Jury nullification is “a historical prerogative of the jury,” but that “does not mean that a jury must be informed by the judge of that power,” the guidelines note. Such instruction is “best given only when it is requested by a defendant or when the nature of a particular case otherwise warrants it.”
As of the new year, however, defense attorneys here can bring it up themselves. “It's a good tool, and it's been a long time coming,” Sisti said.
In fact, the new law nearly died in committee shortly after it was first introduced in 2011.
The original language would have required the court in all proceedings to “instruct the jury of its inherent right to judge the law as well as the facts and to nullify any and all actions they find to be unjust.”
The House Judiciary Committee unanimously voted the bill “inexpedient to legislate'' on Feb. 16, 2011. Just three weeks later, however, the same committee voted, 17-1, to pass an amended version of the bill.
What happened in between?
“What changed was that somebody pointed out that it was in the Republican platform that we're for jury nullification,” recalled Rep. Gregory Sorg, R-Easton, who was vice chairman of the committee at the time. “I guess it came down from Republican leadership they didn't like that result.”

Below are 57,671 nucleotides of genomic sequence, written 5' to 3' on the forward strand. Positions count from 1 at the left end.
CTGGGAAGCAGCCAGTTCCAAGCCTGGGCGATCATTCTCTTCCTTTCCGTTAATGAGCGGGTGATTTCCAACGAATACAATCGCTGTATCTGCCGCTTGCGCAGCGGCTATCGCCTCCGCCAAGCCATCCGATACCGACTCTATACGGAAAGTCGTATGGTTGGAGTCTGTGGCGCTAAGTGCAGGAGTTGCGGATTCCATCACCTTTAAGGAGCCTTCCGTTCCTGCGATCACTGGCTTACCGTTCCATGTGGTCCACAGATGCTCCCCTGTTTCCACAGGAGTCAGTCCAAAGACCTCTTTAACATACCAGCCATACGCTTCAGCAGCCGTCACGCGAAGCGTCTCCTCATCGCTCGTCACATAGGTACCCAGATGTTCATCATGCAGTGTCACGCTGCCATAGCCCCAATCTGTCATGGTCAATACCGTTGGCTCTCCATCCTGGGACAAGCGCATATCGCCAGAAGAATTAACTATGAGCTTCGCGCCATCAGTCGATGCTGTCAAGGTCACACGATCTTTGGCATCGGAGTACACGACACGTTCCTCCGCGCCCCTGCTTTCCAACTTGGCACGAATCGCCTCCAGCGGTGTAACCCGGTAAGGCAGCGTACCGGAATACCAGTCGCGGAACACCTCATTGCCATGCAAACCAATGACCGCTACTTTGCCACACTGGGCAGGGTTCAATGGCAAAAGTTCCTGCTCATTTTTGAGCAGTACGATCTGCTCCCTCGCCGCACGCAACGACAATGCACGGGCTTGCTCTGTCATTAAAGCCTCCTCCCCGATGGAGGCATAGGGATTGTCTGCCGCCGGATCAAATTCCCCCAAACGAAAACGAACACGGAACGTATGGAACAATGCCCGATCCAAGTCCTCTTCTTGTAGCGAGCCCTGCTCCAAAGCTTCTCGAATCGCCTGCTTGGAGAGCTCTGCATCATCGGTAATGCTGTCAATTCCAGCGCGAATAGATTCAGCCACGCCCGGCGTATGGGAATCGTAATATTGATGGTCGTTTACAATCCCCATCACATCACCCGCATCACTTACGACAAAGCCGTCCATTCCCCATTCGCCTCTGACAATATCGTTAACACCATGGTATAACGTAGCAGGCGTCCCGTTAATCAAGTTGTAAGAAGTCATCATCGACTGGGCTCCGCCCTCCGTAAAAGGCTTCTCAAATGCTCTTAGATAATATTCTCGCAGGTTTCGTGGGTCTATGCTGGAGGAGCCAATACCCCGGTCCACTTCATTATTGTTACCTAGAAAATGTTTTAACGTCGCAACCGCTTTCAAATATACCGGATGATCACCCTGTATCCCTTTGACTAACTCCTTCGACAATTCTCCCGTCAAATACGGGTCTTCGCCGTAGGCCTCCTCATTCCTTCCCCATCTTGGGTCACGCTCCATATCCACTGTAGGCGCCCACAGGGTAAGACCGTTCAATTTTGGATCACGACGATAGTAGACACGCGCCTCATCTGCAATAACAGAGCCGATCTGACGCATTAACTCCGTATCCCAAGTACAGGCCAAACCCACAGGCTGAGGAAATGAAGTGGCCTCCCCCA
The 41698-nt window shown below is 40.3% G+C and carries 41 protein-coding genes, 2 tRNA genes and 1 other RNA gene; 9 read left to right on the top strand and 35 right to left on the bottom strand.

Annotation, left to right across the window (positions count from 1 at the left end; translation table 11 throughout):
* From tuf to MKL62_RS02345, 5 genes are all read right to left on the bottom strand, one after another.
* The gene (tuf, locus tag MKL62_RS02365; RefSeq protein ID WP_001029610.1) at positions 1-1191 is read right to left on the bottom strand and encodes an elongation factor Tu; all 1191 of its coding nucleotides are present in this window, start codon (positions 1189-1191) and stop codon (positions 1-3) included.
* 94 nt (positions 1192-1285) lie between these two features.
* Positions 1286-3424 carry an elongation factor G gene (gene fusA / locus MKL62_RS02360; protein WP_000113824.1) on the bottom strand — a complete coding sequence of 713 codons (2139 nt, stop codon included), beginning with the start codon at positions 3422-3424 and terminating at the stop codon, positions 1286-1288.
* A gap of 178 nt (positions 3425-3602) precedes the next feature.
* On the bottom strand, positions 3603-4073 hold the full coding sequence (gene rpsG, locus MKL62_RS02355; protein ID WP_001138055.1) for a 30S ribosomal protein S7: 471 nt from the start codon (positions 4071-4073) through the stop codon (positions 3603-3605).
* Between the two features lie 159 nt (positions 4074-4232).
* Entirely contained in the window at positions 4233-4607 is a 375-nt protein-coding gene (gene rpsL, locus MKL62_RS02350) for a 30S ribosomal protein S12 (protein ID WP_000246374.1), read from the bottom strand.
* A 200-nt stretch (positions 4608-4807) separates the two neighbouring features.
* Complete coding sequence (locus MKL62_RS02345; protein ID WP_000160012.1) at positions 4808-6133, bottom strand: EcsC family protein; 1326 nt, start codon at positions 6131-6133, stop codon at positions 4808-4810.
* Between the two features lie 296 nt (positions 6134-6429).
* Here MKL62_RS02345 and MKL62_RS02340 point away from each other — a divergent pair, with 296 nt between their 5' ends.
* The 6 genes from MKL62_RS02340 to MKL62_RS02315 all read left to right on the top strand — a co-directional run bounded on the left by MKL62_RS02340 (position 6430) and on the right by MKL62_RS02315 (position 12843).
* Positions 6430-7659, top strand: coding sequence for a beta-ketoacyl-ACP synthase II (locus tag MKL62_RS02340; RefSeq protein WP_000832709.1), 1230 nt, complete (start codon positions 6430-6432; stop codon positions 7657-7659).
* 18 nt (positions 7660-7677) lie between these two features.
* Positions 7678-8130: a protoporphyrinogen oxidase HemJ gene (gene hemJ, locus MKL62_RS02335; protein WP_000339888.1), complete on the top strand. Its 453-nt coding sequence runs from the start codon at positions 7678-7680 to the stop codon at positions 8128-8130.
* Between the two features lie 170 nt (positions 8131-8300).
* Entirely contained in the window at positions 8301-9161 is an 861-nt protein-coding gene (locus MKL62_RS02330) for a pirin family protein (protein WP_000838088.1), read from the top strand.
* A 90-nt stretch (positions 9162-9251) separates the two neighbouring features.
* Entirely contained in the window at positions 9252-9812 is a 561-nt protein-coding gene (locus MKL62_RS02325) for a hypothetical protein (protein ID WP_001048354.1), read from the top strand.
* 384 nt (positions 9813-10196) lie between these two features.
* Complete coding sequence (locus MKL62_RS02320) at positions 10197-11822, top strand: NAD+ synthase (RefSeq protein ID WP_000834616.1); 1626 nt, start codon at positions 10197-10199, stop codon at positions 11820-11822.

Sorg, who is a real estate lawyer, said he and other committee members thought existing jury instructions were sufficient. And he worried about the message that passing a nullification law would send to would-be jurors.
“We're inviting them to tell us we passed bad laws,” he said. “We're inviting them to nullify the work we did, maybe on a whim. And that just doesn't sit right.”
Still, Sorg ended up voting for the amended version that didn't mention nullification but required the court to “instruct the jury of its right to judge the facts and the application of the law in relationship to the facts in controversy.”
By the time the Senate passed the measure the following January, the obligation had shifted from judges to the defense to inform the jury of that right. And a conference committee's final version, which Gov. John Lynch signed into law on June 18, applied it only to criminal cases.
Rep. Lucy Weber, D-Walpole, was the sole “no” vote when the House Judiciary Committee passed the bill the second time around.
“We are a nation of laws, and I think that the laws are there for all of us and I think they ought to be followed,” she said. “And to encourage people to ignore the law, I think, is a dangerous thing.”
“If we have laws that are unjust, either clearly unjust on their face or as they're applied, then you go to the Legislature and you change the law,” Weber said. “You change it for everyone.”
Dick Marple, a former Republican representative from Hooksett, is the state contact for the Fully Informed Jury Association, which promotes jury nullification.
Marple said New Hampshire is the first state to pass such a statute, a step he sees as “restoring a little justice to the system.”
“Because the jury is the conscience of the community,” he said.
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Shawne Wickham may be reached at firstname.lastname@example.org.